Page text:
Because banks can only give a maximum loan of 75 percent of the house value, since tighter loan limitations were announced last year, homeowners will need more money for down payment. [19659002] This will stretch their finances and force them to count on their savings, savings that would have been beneficial when interest rates rise.

It is also often the case that many homebuyers buy larger homes while waiting for future housing needs. This increases their current debt service burden as interest rates rise.

Instead, they should have bought a smaller house that requires a smaller mortgage loan every month, which gives them more buffer for future price changes.

Wider consequences

Rising prices will also have broader consequences in the economy. Consumers and companies are less likely to take out new loans at higher interest rates and this will damage economic growth.

The banks must therefore consider how the transmission of SIBOR will affect the banks’ lending behavior among consumers and companies and affect their future business plans.

Commercial banks should consider how a higher SIBOR would affect their current service portfolio. Firstly, they will have fewer purchases of houses, as the higher interest rate makes purchasing locations more expensive.

Secondly, many may be common on their mortgages so that the banks will have a higher credit risk on their portfolio. We are already seeing early signs of this in Singapore with mortgage cuts due to rising interest rates and the latest round of real estate screens.

Furthermore, the consequences will also extend to consumers who scan away from credit cards and auto loans. The companies will also be less likely to take out commercial loans because of high interest rates.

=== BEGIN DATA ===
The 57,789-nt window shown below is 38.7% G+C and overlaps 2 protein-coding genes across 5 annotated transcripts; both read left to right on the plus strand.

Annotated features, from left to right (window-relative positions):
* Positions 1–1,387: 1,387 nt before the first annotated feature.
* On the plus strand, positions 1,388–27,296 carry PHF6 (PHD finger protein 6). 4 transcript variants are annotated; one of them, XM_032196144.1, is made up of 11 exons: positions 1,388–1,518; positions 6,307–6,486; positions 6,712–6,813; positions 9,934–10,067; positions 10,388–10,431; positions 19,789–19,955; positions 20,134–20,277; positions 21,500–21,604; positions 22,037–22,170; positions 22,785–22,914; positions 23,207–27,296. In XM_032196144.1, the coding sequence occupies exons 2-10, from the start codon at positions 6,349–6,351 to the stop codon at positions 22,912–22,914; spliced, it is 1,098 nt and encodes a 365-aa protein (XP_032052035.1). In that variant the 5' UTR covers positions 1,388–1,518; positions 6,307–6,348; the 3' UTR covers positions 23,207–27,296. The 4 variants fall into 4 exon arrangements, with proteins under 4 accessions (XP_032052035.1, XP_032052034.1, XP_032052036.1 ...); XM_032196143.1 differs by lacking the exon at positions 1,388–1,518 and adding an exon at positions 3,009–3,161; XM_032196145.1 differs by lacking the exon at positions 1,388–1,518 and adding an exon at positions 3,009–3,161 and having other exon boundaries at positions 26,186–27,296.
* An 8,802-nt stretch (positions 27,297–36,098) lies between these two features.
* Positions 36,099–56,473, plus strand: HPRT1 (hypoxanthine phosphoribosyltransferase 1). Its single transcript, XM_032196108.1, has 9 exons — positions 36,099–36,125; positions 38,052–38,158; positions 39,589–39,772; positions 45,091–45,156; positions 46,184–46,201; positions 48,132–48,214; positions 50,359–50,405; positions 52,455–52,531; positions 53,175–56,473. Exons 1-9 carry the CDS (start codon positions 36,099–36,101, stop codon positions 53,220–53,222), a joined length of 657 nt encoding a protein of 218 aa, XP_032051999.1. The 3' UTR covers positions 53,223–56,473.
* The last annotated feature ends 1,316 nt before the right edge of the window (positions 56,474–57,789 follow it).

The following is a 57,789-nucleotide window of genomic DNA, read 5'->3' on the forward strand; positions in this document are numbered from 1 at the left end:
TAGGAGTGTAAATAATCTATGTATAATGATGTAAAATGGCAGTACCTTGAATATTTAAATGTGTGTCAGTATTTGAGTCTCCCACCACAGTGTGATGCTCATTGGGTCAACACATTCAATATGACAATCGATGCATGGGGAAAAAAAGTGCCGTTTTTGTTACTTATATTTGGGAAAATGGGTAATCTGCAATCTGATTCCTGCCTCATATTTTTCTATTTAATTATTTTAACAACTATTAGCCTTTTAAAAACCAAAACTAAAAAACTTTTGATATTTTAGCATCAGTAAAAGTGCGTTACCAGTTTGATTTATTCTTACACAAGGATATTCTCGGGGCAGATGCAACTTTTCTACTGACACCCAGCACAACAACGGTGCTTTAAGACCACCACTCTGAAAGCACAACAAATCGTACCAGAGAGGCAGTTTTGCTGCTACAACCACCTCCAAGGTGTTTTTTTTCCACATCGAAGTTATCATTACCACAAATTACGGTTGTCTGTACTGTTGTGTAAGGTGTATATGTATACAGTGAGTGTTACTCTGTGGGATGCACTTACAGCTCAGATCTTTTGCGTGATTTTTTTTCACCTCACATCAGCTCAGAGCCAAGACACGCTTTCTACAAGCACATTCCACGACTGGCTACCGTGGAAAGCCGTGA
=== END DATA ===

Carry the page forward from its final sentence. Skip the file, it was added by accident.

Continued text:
FILE PHOTO: A Standard Chartered Bank branch in Singapore on October 11, 2016. REUTERS / Edgar Su / File Photo

From a regulatory point of view, Singapore monetary policy is overseen by Singapore’s monetary authority in the form of a nominal currency policy to keep prices stable. This combined with the act that Singapore has a relatively open capital account means that MAS cannot influence interest rates simultaneously without risking capital flows.

What these collectively mean is that this interest rate increase will inevitably have consequences for the most vulnerable consumer – those who do not understand the financial markets and how the bank works.

In fact, there are few effective solutions in addition to greater financial skill, including understanding of what can affect the loan payment for one in order to make better decisions.

Sumit Agarwal is Low Tuck Kwong Distinguished Professor of Economics, Economics and Real Estate at NUS Business School. The expressions expressed are those that the author has and do not represent NUS views and opinions.

Share
Published by
Faela